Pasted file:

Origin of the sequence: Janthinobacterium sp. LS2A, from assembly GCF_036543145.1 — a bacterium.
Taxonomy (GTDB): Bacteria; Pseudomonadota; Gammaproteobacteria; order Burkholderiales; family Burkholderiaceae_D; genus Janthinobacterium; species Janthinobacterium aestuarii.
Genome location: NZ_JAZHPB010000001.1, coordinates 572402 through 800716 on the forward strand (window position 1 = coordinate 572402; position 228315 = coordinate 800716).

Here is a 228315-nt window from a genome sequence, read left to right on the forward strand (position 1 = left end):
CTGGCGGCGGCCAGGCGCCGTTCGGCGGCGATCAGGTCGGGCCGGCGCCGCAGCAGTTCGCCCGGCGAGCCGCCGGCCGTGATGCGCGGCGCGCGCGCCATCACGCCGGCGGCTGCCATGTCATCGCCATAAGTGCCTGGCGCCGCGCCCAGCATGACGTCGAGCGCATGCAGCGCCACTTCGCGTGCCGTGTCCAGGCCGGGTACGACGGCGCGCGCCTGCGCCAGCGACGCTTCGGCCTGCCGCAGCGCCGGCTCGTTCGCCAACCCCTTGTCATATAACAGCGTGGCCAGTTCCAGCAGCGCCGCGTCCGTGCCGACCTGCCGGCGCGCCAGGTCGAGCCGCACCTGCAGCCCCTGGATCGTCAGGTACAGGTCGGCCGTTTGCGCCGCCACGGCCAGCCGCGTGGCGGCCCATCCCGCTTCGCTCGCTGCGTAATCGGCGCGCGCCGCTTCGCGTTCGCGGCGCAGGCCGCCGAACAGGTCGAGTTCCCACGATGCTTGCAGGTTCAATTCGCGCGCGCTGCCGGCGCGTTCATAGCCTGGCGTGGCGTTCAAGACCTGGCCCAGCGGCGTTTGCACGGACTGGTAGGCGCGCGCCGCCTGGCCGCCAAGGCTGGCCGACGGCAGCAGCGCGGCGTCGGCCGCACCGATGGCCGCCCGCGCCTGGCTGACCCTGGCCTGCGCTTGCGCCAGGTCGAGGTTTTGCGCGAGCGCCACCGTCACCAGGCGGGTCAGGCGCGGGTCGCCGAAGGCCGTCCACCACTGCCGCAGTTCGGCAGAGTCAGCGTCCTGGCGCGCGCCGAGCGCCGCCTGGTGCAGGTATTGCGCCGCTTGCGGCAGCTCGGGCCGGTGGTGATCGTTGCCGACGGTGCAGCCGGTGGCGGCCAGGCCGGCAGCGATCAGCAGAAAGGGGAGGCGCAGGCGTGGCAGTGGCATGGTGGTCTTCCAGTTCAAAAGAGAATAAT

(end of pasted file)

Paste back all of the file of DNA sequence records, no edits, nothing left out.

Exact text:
Origin of the sequence: Janthinobacterium sp. LS2A, from assembly GCF_036543145.1 — a bacterium.
Taxonomy (GTDB): Bacteria; Pseudomonadota; Gammaproteobacteria; order Burkholderiales; family Burkholderiaceae_D; genus Janthinobacterium; species Janthinobacterium aestuarii.
Genome location: NZ_JAZHPB010000001.1, coordinates 572402 through 800716 on the forward strand (window position 1 = coordinate 572402; position 228315 = coordinate 800716).

Here is a 228315-nt window from a genome sequence, read left to right on the forward strand (position 1 = left end):
CTGGCGGCGGCCAGGCGCCGTTCGGCGGCGATCAGGTCGGGCCGGCGCCGCAGCAGTTCGCCCGGCGAGCCGCCGGCCGTGATGCGCGGCGCGCGCGCCATCACGCCGGCGGCTGCCATGTCATCGCCATAAGTGCCTGGCGCCGCGCCCAGCATGACGTCGAGCGCATGCAGCGCCACTTCGCGTGCCGTGTCCAGGCCGGGTACGACGGCGCGCGCCTGCGCCAGCGACGCTTCGGCCTGCCGCAGCGCCGGCTCGTTCGCCAACCCCTTGTCATATAACAGCGTGGCCAGTTCCAGCAGCGCCGCGTCCGTGCCGACCTGCCGGCGCGCCAGGTCGAGCCGCACCTGCAGCCCCTGGATCGTCAGGTACAGGTCGGCCGTTTGCGCCGCCACGGCCAGCCGCGTGGCGGCCCATCCCGCTTCGCTCGCTGCGTAATCGGCGCGCGCCGCTTCGCGTTCGCGGCGCAGGCCGCCGAACAGGTCGAGTTCCCACGATGCTTGCAGGTTCAATTCGCGCGCGCTGCCGGCGCGTTCATAGCCTGGCGTGGCGTTCAAGACCTGGCCCAGCGGCGTTTGCACGGACTGGTAGGCGCGCGCCGCCTGGCCGCCAAGGCTGGCCGACGGCAGCAGCGCGGCGTCGGCCGCACCGATGGCCGCCCGCGCCTGGCTGACCCTGGCCTGCGCTTGCGCCAGGTCGAGGTTTTGCGCGAGCGCCACCGTCACCAGGCGGGTCAGGCGCGGGTCGCCGAAGGCCGTCCACCACTGCCGCAGTTCGGCAGAGTCAGCGTCCTGGCGCGCGCCGAGCGCCGCCTGGTGCAGGTATTGCGCCGCTTGCGGCAGCTCGGGCCGGTGGTGATCGTTGCCGACGGTGCAGCCGGTGGCGGCCAGGCCGGCAGCGATCAGCAGAAAGGGGAGGCGCAGGCGTGGCAGTGGCATGGTGGTCTTCCAGTTCAAAAGAGAATAAT